CBD Oil for Inflammation

CBD Study on Inflammation

Cannabis sativa contains a phytocannabinoid called cannabidiol (CBD), which is non-intoxicating and has anti-inflammatory benefits in several inflammatory conditions, including arthritis. The exact mechanism by which CBD works is uncertain because it binds to numerous receptors and enzymes. 

This study found that CBD suppresses IL-6/IL-8/MMP-3 generation, lowers cell viability, and raises intracellular calcium levels in rheumatoid arthritis synovial fibroblasts (RASF). Transient receptor potential ankyrin (TRPA1) was activated in inflammatory circumstances, amplifying these effects, and the mitochondrial permeability transition pore was opened.

Changes in intracellular calcium levels and cell viability were measured using the fluorescent dyes Cal-520/PoPo3 in conjunction with cell titer blue and the luminescent dye RealTime-glo. 

The TRPA1 protein was identified using flow cytometry, and the cell-based impedance was measured using the XCELLigence technology. The measurement of cytokine production involved ELISA. CBD reduced the viability, growth, and IL-6/IL-8 production of RASF cells.

Additionally, pretreatment with TNF increased the absorption of the cationic viability dye PoPo3 and intracellular calcium in RASF, which were also augmented by CBD. When coupled with the TRPA1 antagonist A967079, but not with the TRPV1 antagonist capsazepine, CBD’s effects on calcium and PoPo3 absorption were lessened.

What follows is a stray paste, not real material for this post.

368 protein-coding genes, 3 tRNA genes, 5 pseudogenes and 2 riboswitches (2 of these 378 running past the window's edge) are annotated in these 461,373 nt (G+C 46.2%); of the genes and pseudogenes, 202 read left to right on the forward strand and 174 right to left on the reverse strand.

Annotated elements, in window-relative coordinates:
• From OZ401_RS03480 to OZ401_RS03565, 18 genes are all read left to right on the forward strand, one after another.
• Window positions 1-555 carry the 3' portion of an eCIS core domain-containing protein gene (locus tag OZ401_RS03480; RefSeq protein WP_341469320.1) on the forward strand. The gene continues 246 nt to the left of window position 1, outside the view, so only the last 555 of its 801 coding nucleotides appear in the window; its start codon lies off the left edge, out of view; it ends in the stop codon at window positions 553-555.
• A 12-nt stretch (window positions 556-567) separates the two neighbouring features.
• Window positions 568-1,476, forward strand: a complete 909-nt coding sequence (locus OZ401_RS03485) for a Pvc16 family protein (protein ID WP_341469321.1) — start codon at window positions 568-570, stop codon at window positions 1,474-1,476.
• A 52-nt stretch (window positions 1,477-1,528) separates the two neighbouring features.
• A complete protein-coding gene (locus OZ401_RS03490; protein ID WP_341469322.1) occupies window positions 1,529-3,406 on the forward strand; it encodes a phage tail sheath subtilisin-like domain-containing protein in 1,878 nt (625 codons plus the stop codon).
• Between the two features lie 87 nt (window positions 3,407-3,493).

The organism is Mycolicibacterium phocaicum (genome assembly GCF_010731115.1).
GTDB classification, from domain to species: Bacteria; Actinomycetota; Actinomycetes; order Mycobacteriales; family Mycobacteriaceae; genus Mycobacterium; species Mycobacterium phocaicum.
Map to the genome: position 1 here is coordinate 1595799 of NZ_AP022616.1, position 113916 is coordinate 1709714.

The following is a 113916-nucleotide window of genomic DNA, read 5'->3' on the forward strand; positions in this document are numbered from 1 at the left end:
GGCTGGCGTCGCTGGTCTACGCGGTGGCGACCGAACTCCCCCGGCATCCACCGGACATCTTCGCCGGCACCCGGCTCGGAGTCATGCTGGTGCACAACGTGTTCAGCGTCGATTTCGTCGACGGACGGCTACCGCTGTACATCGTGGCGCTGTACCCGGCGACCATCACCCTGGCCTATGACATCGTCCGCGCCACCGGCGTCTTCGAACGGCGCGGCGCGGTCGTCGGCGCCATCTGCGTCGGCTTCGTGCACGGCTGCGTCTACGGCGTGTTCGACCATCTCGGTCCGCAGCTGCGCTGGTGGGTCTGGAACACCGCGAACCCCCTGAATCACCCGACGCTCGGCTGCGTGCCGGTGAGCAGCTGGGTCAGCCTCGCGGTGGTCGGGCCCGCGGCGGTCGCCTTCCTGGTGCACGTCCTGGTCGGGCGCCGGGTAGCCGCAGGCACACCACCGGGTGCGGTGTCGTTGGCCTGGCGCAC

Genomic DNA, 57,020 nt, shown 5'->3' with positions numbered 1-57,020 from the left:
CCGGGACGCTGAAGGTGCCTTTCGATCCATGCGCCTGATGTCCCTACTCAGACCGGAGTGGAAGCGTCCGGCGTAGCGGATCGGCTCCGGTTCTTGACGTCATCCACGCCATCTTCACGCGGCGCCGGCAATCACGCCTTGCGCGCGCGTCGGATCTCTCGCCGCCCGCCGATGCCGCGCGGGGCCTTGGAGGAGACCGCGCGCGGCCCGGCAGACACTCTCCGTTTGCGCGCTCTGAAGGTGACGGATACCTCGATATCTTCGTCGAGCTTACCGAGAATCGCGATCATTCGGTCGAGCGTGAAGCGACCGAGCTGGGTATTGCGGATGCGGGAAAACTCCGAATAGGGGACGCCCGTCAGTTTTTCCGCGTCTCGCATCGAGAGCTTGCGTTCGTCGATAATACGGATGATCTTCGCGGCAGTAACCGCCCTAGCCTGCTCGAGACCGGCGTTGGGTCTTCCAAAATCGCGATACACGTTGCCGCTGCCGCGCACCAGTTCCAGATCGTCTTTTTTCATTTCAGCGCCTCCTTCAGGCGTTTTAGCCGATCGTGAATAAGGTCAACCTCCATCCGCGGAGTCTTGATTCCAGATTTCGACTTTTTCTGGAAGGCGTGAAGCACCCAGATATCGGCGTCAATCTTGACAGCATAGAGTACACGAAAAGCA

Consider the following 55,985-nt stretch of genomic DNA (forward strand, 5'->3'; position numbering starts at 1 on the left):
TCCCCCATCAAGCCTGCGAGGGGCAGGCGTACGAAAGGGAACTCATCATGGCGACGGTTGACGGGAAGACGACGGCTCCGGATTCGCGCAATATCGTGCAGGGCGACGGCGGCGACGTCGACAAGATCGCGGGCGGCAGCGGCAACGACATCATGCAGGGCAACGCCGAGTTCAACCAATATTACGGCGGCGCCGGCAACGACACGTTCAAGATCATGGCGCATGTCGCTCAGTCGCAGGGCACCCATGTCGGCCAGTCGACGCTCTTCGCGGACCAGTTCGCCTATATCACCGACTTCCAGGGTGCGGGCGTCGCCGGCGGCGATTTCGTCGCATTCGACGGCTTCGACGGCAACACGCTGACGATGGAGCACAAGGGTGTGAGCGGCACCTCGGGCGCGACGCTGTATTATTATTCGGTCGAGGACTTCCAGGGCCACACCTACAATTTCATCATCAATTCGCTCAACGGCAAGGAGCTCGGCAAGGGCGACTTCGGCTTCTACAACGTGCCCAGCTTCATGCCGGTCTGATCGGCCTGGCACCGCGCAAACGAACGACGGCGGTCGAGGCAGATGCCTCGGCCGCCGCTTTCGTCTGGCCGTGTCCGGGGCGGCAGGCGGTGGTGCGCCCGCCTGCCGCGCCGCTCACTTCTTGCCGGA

Furthermore, the effects of CBD on cell viability and IL-8 production were decreased by the mitochondrial permeability transition pore inhibitor cyclosporin A. Both Decynium-22, an inhibitor of all organic cation transporter isoforms, and DIDS, a voltage-dependent anion-selective channel inhibitor, reduced PoPo3 uptake.

By activating TRPA1 and mitochondrial targets, CBD lowers intracellular calcium levels, reduces cell viability, and prevents RASF IL-6/IL-8/MMP-3 synthesis. This effect was made worse by pretreatment with TNF, proving that CBD selectively targets activated, pro-inflammatory RASF. Due to its ability to target synovial fibroblasts in inflammatory conditions, CBD has an anti-arthritic impact and may reduce the symptoms of arthritis.CBD


Cannabidiol (CBD), a non-intoxicating cannabinoid, is present in Cannabis sativa. Tetrahydrocannabinol (THC), the psychoactive component of cannabis, acts directly on cannabinoid receptors 1 and 2 (CB1 and CB2), whereas CBD controls the effects of agonists, suggesting an allosteric function2. Additionally, CBD interacts with the mitochondrial proteins PPAR, GPR3/6/12/18/55, TRPV1/2, TRPA1, 5-hydroxytryptamine receptor, and others. Even at high doses, CBD is well tolerated despite its promiscuous pharmacology.

Humans are susceptible to diarrhea and exhaustion from CBD, and it interacts with other drugs since it slows down the liver’s CYP enzymes’ ability to break down other therapeutic substances. Although infantile epilepsy has been successfully treated with CBD, its effects on inflammation have only been examined in animal models. Animals with osteoarthritis or arthritis brought on by collagen respond favorably to CBD’s anti-inflammatory and analgesic effects, but the mechanism of action is unknown.

In this investigation, we examine how CBD impacts synovial fibroblasts from patients with rheumatoid arthritis in terms of intracellular calcium, cell survival, and cytokine production (RASF). RASFs have a crucial role in joint degeneration in RA20 because they emit pro-inflammatory cytokines and matrix-degrading enzymes. In fact, subsets of RASF preferentially mediate inflammatory response or joint degradation, underlining their significance in the genesis of RA21.

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